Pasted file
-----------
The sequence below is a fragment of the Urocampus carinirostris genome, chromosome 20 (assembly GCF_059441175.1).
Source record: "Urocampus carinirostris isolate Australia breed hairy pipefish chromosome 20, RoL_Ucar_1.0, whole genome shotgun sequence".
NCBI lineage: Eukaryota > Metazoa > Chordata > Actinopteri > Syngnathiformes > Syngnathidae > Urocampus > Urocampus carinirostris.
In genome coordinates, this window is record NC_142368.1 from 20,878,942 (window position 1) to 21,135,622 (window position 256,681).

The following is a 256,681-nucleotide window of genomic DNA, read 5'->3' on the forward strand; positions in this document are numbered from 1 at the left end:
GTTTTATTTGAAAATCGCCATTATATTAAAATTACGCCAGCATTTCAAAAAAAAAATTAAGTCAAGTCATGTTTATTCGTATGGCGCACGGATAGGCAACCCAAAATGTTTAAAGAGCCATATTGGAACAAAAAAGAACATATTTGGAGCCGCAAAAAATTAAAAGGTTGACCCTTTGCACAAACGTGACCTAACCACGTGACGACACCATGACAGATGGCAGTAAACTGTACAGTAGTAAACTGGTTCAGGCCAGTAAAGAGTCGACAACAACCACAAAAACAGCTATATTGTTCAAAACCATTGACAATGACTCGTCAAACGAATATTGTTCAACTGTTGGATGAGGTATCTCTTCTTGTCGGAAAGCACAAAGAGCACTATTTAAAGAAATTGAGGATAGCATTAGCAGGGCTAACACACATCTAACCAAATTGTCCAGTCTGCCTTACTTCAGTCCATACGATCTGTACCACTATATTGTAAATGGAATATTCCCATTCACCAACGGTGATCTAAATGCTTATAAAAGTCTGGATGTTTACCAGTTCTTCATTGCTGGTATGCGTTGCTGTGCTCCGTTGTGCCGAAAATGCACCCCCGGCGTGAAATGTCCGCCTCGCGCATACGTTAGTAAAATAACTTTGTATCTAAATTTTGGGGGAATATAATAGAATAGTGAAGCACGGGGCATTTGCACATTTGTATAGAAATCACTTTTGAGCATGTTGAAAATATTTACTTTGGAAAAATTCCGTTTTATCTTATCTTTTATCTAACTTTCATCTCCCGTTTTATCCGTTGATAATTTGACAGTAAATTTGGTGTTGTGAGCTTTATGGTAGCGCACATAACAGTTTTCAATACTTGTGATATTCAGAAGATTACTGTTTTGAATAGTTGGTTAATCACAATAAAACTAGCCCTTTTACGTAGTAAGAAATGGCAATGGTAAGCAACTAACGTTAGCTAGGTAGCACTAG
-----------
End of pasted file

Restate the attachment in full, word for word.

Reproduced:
The sequence below is a fragment of the Urocampus carinirostris genome, chromosome 20 (assembly GCF_059441175.1).
Source record: "Urocampus carinirostris isolate Australia breed hairy pipefish chromosome 20, RoL_Ucar_1.0, whole genome shotgun sequence".
NCBI lineage: Eukaryota > Metazoa > Chordata > Actinopteri > Syngnathiformes > Syngnathidae > Urocampus > Urocampus carinirostris.
In genome coordinates, this window is record NC_142368.1 from 20,878,942 (window position 1) to 21,135,622 (window position 256,681).

The following is a 256,681-nucleotide window of genomic DNA, read 5'->3' on the forward strand; positions in this document are numbered from 1 at the left end:
GTTTTATTTGAAAATCGCCATTATATTAAAATTACGCCAGCATTTCAAAAAAAAAATTAAGTCAAGTCATGTTTATTCGTATGGCGCACGGATAGGCAACCCAAAATGTTTAAAGAGCCATATTGGAACAAAAAAGAACATATTTGGAGCCGCAAAAAATTAAAAGGTTGACCCTTTGCACAAACGTGACCTAACCACGTGACGACACCATGACAGATGGCAGTAAACTGTACAGTAGTAAACTGGTTCAGGCCAGTAAAGAGTCGACAACAACCACAAAAACAGCTATATTGTTCAAAACCATTGACAATGACTCGTCAAACGAATATTGTTCAACTGTTGGATGAGGTATCTCTTCTTGTCGGAAAGCACAAAGAGCACTATTTAAAGAAATTGAGGATAGCATTAGCAGGGCTAACACACATCTAACCAAATTGTCCAGTCTGCCTTACTTCAGTCCATACGATCTGTACCACTATATTGTAAATGGAATATTCCCATTCACCAACGGTGATCTAAATGCTTATAAAAGTCTGGATGTTTACCAGTTCTTCATTGCTGGTATGCGTTGCTGTGCTCCGTTGTGCCGAAAATGCACCCCCGGCGTGAAATGTCCGCCTCGCGCATACGTTAGTAAAATAACTTTGTATCTAAATTTTGGGGGAATATAATAGAATAGTGAAGCACGGGGCATTTGCACATTTGTATAGAAATCACTTTTGAGCATGTTGAAAATATTTACTTTGGAAAAATTCCGTTTTATCTTATCTTTTATCTAACTTTCATCTCCCGTTTTATCCGTTGATAATTTGACAGTAAATTTGGTGTTGTGAGCTTTATGGTAGCGCACATAACAGTTTTCAATACTTGTGATATTCAGAAGATTACTGTTTTGAATAGTTGGTTAATCACAATAAAACTAGCCCTTTTACGTAGTAAGAAATGGCAATGGTAAGCAACTAACGTTAGCTAGGTAGCACTAG